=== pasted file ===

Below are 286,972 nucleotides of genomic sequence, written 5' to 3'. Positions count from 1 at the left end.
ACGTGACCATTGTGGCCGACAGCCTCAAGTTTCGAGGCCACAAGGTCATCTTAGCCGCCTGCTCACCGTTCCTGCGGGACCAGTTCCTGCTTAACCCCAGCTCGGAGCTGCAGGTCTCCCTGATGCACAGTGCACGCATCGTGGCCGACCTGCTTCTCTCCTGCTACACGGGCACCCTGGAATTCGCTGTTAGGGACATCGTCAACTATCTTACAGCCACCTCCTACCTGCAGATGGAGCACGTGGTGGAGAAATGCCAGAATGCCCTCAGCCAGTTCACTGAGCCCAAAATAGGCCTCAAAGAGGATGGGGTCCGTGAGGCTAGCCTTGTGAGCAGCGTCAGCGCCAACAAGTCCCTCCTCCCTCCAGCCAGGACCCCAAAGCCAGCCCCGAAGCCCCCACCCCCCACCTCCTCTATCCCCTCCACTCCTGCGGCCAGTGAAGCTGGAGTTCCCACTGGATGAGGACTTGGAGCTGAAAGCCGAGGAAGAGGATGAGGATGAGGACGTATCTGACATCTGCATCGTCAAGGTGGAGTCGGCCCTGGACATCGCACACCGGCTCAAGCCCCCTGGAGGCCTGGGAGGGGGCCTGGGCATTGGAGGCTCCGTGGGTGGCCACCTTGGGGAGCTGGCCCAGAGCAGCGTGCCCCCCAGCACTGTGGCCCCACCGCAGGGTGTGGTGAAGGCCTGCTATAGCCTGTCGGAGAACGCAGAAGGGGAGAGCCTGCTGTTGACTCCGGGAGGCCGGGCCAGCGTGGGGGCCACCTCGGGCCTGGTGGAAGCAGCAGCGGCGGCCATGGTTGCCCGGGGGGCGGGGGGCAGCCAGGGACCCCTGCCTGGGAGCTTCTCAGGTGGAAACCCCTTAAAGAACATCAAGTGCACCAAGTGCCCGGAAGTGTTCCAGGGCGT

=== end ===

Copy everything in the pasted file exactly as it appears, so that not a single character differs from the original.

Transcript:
Below are 286,972 nucleotides of genomic sequence, written 5' to 3'. Positions count from 1 at the left end.
ACGTGACCATTGTGGCCGACAGCCTCAAGTTTCGAGGCCACAAGGTCATCTTAGCCGCCTGCTCACCGTTCCTGCGGGACCAGTTCCTGCTTAACCCCAGCTCGGAGCTGCAGGTCTCCCTGATGCACAGTGCACGCATCGTGGCCGACCTGCTTCTCTCCTGCTACACGGGCACCCTGGAATTCGCTGTTAGGGACATCGTCAACTATCTTACAGCCACCTCCTACCTGCAGATGGAGCACGTGGTGGAGAAATGCCAGAATGCCCTCAGCCAGTTCACTGAGCCCAAAATAGGCCTCAAAGAGGATGGGGTCCGTGAGGCTAGCCTTGTGAGCAGCGTCAGCGCCAACAAGTCCCTCCTCCCTCCAGCCAGGACCCCAAAGCCAGCCCCGAAGCCCCCACCCCCCACCTCCTCTATCCCCTCCACTCCTGCGGCCAGTGAAGCTGGAGTTCCCACTGGATGAGGACTTGGAGCTGAAAGCCGAGGAAGAGGATGAGGATGAGGACGTATCTGACATCTGCATCGTCAAGGTGGAGTCGGCCCTGGACATCGCACACCGGCTCAAGCCCCCTGGAGGCCTGGGAGGGGGCCTGGGCATTGGAGGCTCCGTGGGTGGCCACCTTGGGGAGCTGGCCCAGAGCAGCGTGCCCCCCAGCACTGTGGCCCCACCGCAGGGTGTGGTGAAGGCCTGCTATAGCCTGTCGGAGAACGCAGAAGGGGAGAGCCTGCTGTTGACTCCGGGAGGCCGGGCCAGCGTGGGGGCCACCTCGGGCCTGGTGGAAGCAGCAGCGGCGGCCATGGTTGCCCGGGGGGCGGGGGGCAGCCAGGGACCCCTGCCTGGGAGCTTCTCAGGTGGAAACCCCTTAAAGAACATCAAGTGCACCAAGTGCCCGGAAGTGTTCCAGGGCGT